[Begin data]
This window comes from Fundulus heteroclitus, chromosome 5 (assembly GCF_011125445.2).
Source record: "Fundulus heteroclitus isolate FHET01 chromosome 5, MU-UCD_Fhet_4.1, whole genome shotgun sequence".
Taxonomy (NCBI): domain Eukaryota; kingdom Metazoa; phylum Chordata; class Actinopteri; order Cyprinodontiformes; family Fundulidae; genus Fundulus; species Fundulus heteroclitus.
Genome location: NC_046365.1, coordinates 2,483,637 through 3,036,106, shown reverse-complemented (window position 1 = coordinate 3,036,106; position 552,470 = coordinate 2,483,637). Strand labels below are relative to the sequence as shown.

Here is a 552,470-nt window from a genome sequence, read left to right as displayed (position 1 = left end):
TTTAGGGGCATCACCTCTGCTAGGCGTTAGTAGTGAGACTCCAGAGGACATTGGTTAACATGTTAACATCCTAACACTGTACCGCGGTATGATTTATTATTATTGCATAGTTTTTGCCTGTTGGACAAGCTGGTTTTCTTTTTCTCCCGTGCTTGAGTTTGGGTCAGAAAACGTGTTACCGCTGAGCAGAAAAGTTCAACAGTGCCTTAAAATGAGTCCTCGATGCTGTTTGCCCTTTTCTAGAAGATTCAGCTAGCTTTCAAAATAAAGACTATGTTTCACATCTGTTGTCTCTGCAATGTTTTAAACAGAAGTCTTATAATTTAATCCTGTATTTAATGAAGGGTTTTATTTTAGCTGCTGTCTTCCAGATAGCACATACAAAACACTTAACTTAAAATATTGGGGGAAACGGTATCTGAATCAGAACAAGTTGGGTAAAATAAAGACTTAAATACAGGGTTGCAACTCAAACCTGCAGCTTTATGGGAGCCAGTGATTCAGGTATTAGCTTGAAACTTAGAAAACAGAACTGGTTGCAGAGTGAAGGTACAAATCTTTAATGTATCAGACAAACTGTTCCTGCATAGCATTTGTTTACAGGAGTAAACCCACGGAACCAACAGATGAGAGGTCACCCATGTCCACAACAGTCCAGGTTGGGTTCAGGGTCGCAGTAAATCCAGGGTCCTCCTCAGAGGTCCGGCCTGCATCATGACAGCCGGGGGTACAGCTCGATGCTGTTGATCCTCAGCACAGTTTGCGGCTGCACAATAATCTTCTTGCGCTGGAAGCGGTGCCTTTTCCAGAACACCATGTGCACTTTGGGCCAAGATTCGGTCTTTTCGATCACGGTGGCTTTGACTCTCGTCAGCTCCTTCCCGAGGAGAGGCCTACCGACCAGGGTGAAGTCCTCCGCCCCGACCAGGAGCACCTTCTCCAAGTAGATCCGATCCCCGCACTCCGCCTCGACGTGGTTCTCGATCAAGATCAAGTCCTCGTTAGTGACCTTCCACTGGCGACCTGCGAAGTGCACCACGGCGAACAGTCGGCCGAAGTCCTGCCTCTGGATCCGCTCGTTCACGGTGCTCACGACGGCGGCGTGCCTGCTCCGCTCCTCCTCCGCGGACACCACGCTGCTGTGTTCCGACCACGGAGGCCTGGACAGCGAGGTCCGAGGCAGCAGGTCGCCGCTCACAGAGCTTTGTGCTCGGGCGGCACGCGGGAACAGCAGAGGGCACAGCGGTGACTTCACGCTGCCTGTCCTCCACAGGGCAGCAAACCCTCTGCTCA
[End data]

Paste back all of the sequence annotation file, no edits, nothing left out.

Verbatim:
This window comes from Fundulus heteroclitus, chromosome 5 (assembly GCF_011125445.2).
Source record: "Fundulus heteroclitus isolate FHET01 chromosome 5, MU-UCD_Fhet_4.1, whole genome shotgun sequence".
Taxonomy (NCBI): domain Eukaryota; kingdom Metazoa; phylum Chordata; class Actinopteri; order Cyprinodontiformes; family Fundulidae; genus Fundulus; species Fundulus heteroclitus.
Genome location: NC_046365.1, coordinates 2,483,637 through 3,036,106, shown reverse-complemented (window position 1 = coordinate 3,036,106; position 552,470 = coordinate 2,483,637). Strand labels below are relative to the sequence as shown.

Here is a 552,470-nt window from a genome sequence, read left to right as displayed (position 1 = left end):
TTTAGGGGCATCACCTCTGCTAGGCGTTAGTAGTGAGACTCCAGAGGACATTGGTTAACATGTTAACATCCTAACACTGTACCGCGGTATGATTTATTATTATTGCATAGTTTTTGCCTGTTGGACAAGCTGGTTTTCTTTTTCTCCCGTGCTTGAGTTTGGGTCAGAAAACGTGTTACCGCTGAGCAGAAAAGTTCAACAGTGCCTTAAAATGAGTCCTCGATGCTGTTTGCCCTTTTCTAGAAGATTCAGCTAGCTTTCAAAATAAAGACTATGTTTCACATCTGTTGTCTCTGCAATGTTTTAAACAGAAGTCTTATAATTTAATCCTGTATTTAATGAAGGGTTTTATTTTAGCTGCTGTCTTCCAGATAGCACATACAAAACACTTAACTTAAAATATTGGGGGAAACGGTATCTGAATCAGAACAAGTTGGGTAAAATAAAGACTTAAATACAGGGTTGCAACTCAAACCTGCAGCTTTATGGGAGCCAGTGATTCAGGTATTAGCTTGAAACTTAGAAAACAGAACTGGTTGCAGAGTGAAGGTACAAATCTTTAATGTATCAGACAAACTGTTCCTGCATAGCATTTGTTTACAGGAGTAAACCCACGGAACCAACAGATGAGAGGTCACCCATGTCCACAACAGTCCAGGTTGGGTTCAGGGTCGCAGTAAATCCAGGGTCCTCCTCAGAGGTCCGGCCTGCATCATGACAGCCGGGGGTACAGCTCGATGCTGTTGATCCTCAGCACAGTTTGCGGCTGCACAATAATCTTCTTGCGCTGGAAGCGGTGCCTTTTCCAGAACACCATGTGCACTTTGGGCCAAGATTCGGTCTTTTCGATCACGGTGGCTTTGACTCTCGTCAGCTCCTTCCCGAGGAGAGGCCTACCGACCAGGGTGAAGTCCTCCGCCCCGACCAGGAGCACCTTCTCCAAGTAGATCCGATCCCCGCACTCCGCCTCGACGTGGTTCTCGATCAAGATCAAGTCCTCGTTAGTGACCTTCCACTGGCGACCTGCGAAGTGCACCACGGCGAACAGTCGGCCGAAGTCCTGCCTCTGGATCCGCTCGTTCACGGTGCTCACGACGGCGGCGTGCCTGCTCCGCTCCTCCTCCGCGGACACCACGCTGCTGTGTTCCGACCACGGAGGCCTGGACAGCGAGGTCCGAGGCAGCAGGTCGCCGCTCACAGAGCTTTGTGCTCGGGCGGCACGCGGGAACAGCAGAGGGCACAGCGGTGACTTCACGCTGCCTGTCCTCCACAGGGCAGCAAACCCTCTGCTCA